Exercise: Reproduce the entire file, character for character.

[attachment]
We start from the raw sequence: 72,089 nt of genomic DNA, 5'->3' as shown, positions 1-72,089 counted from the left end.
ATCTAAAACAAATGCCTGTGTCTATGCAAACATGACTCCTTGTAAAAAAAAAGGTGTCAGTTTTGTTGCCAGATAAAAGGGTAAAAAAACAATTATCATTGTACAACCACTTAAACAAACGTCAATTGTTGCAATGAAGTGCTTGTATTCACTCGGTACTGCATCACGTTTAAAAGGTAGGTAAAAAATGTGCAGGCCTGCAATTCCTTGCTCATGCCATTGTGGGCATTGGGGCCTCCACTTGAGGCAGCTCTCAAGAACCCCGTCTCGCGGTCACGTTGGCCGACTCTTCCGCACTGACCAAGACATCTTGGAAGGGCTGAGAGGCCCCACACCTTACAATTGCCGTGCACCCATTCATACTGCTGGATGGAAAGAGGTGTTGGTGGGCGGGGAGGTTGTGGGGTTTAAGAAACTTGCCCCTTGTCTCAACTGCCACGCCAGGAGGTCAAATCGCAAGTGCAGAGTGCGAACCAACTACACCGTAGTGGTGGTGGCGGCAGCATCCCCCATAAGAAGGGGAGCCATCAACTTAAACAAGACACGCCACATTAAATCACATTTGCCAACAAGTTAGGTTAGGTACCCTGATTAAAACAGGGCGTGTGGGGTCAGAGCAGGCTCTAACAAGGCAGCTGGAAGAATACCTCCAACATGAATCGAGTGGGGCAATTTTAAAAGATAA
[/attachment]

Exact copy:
We start from the raw sequence: 72,089 nt of genomic DNA, 5'->3' as shown, positions 1-72,089 counted from the left end.
ATCTAAAACAAATGCCTGTGTCTATGCAAACATGACTCCTTGTAAAAAAAAAGGTGTCAGTTTTGTTGCCAGATAAAAGGGTAAAAAAACAATTATCATTGTACAACCACTTAAACAAACGTCAATTGTTGCAATGAAGTGCTTGTATTCACTCGGTACTGCATCACGTTTAAAAGGTAGGTAAAAAATGTGCAGGCCTGCAATTCCTTGCTCATGCCATTGTGGGCATTGGGGCCTCCACTTGAGGCAGCTCTCAAGAACCCCGTCTCGCGGTCACGTTGGCCGACTCTTCCGCACTGACCAAGACATCTTGGAAGGGCTGAGAGGCCCCACACCTTACAATTGCCGTGCACCCATTCATACTGCTGGATGGAAAGAGGTGTTGGTGGGCGGGGAGGTTGTGGGGTTTAAGAAACTTGCCCCTTGTCTCAACTGCCACGCCAGGAGGTCAAATCGCAAGTGCAGAGTGCGAACCAACTACACCGTAGTGGTGGTGGCGGCAGCATCCCCCATAAGAAGGGGAGCCATCAACTTAAACAAGACACGCCACATTAAATCACATTTGCCAACAAGTTAGGTTAGGTACCCTGATTAAAACAGGGCGTGTGGGGTCAGAGCAGGCTCTAACAAGGCAGCTGGAAGAATACCTCCAACATGAATCGAGTGGGGCAATTTTAAAAGATAA